We all know PropTech and the hype that has been generated about it in recent years. Some of us consider it to be as good as over and done with, but I don’t count myself among them. Even if the major players have meanwhile jumped on the band wagon and PropTech seems to have arrived in the real estate industry, I still see much room for development. That is why it makes me very happy to see the continually mounting interest with which an ever greater number of startups have been dedicating themselves to this subject and are now slowly arriving in the work phase, thanks to the growing degree of acceptance. The initiative launched by EXPO REAL’s Real Estate Innovation Forum is helping to foster these highly promising approaches.

Whether new construction or renovation – only with smart technologies will we remain viable

As regards construction technology (ConTech), however, a different topic will play an even greater role at this year’s Real Estate Innovation Forum. Proceeding from an economically necessary view of the entire property life cycle, ConTech will automatically become the focus of interest. The construction industry is booming throughout Germany, construction costs are exploding and tradesmen are booked out. Yet we will need them in the future, not only for new construction, but also and more than ever in existing buildings. How do we want to deal with this problem? The tradesmen currently working on our construction sites are, on average, more than fifty years old, and we have recruited most of them from other countries. In other words, we are dependent on adopting new smart technologies both in new construction and in rehabilitation in order to remain viable in the future. Or am I in error and suddenly all our youngsters want to become electricians, roofers or plumbers?

Google, Amazon and Tesla are already showing us how to do it

From my perspective, the (need for) change is already upon us. The question is only whether we as a real estate industry are going to take up the topic of ConTech proactively or, as occurred in the banking sector, abandon the playing field to the others. In the USA, companies such as Google, wework, Facebook, LinkedIn, Amazon and not least Tesla are already showing us how to do it. Tesla, for example, is showing how roofs and houses can look after being rethought, taking into account smart material selection, autonomous energy concepts and innovative technologies. Other future-oriented topics include modular construction employing prefinished components, 3-D printing of concrete, new composite materials such as carbon concrete and intelligent connection technologies.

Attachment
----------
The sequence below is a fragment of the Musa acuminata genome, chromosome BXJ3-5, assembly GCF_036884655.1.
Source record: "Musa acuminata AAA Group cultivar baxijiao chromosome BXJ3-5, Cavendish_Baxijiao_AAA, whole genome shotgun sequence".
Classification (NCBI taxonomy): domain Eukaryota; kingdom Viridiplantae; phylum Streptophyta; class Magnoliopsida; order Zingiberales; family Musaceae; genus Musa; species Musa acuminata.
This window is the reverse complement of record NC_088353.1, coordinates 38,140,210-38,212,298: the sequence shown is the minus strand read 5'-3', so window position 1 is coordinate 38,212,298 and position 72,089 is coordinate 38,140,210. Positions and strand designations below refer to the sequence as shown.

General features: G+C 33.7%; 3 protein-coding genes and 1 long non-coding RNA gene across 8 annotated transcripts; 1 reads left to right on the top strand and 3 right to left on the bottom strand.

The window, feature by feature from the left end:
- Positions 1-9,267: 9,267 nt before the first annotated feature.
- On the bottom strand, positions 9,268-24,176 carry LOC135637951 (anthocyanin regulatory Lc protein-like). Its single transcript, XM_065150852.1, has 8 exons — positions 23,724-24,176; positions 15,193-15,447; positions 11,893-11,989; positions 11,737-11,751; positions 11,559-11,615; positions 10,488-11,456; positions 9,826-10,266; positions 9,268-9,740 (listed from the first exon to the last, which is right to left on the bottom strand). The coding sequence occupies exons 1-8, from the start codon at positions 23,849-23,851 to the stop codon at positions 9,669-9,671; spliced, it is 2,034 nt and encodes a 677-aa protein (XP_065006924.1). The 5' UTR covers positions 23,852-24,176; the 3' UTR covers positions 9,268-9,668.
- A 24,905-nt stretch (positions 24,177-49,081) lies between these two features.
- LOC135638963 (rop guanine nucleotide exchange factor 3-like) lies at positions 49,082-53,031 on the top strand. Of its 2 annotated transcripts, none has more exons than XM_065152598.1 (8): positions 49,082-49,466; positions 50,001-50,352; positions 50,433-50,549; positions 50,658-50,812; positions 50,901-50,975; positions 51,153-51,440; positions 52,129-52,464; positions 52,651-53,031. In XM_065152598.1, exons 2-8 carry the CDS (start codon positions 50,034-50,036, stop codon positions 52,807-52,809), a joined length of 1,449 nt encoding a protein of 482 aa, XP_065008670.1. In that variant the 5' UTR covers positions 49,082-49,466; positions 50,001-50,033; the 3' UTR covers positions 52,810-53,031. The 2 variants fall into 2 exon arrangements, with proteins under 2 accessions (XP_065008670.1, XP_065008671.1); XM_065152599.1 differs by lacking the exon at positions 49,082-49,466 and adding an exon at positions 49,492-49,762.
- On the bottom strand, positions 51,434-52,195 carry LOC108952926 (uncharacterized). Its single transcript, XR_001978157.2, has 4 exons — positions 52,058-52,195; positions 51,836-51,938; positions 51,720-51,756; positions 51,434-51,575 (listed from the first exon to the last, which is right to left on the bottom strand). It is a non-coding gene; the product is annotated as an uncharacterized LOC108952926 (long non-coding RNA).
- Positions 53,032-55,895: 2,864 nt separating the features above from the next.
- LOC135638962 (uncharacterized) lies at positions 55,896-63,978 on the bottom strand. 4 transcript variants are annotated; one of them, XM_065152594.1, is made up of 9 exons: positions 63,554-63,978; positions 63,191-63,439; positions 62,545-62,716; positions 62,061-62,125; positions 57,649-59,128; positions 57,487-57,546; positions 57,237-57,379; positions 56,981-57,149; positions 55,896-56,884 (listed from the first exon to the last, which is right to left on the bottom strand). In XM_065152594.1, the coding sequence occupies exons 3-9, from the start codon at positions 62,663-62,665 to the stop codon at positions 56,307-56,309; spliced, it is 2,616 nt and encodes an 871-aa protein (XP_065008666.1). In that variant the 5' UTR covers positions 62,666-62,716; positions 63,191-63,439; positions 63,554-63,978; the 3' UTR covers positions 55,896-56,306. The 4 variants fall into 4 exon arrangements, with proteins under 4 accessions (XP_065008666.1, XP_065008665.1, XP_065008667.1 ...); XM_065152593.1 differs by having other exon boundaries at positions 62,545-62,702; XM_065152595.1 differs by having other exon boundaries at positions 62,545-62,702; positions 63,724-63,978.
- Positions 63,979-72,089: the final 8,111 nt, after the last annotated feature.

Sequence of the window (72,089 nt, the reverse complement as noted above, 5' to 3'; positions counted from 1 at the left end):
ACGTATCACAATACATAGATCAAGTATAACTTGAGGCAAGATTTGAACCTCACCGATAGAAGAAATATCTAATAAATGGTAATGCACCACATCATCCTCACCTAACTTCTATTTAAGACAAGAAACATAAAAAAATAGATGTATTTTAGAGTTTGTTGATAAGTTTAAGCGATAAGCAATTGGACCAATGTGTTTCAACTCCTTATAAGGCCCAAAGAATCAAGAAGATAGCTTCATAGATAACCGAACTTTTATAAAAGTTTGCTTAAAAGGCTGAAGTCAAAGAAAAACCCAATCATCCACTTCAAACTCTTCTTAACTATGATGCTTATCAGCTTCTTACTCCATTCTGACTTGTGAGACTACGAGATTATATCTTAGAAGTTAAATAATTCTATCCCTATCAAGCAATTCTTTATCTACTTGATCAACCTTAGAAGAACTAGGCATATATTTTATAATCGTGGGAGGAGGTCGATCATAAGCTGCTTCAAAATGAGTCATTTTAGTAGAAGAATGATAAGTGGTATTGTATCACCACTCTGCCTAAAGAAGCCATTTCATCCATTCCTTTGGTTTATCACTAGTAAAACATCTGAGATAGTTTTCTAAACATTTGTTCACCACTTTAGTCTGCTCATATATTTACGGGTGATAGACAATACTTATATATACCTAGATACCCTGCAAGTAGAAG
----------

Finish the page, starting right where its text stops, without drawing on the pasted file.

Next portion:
Numerous initiatives are moving ConTech to the top of the agenda

When we founded our RETechDACH Association three years ago, the buzzword PropTech was not yet on everyone’s lips. Stimulated by talks with one of my role models and mentors, Bernd Heuer, and studies such as those by Prof. Russo, one thing rapidly became clear to us at that time: the subject of ConTech had to be moved to the top of the agenda. Our objective was and is therefore to give innovative minds with good ideas a platform for discussing the entire property life cycle. We want to take the initiative, and others are already going along with us. There are many exciting associations, initiatives and technical committees that have formed in recent years to shift the focus to the property life cycle and thus on construction itself. To me, it seems that the time has come to declare ConTech the “next big thing”.

Dramatically reducing time and costs

I am firmly convinced that in the future we will be unable to make do without new technologies and smart materials. They will not only make it possible to reduce the workload placed on tradesmen and construction workers, but will also facilitate the employment of less qualified workers. In future, modular construction, we will be able to pre-fabricate major elements, use new, safe connection technologies and resort to simply trained system tradesmen. By doing these things, we will dramatically reduce building time and costs. In view of recent years’ exploding construction costs, I think this aspect should excite the interest of absolutely everyone. But how, precisely, should we now tackle the subject?

In my opinion, ConTech startups will play a leading role in advancing the development, and we should support them in doing so. In my imagination, future project developers will buy licenses to use a technology or a process from startups that would otherwise be unable to implement scalability. Big construction companies and real estate developers will participate as venture capitalists in the development of the startups or found their own incubators within their companies in the same manner as other industries such as the SAP and BASF groups have done.

I look forward to discussing these topics with you at EXPO REAL 2018. I dare to present the bold hypothesis that, with or without us, new construction in fifteen years’ time will look different and more flexible. Keep being curious, and let us foster new startups in the ConTech and PropTech fields.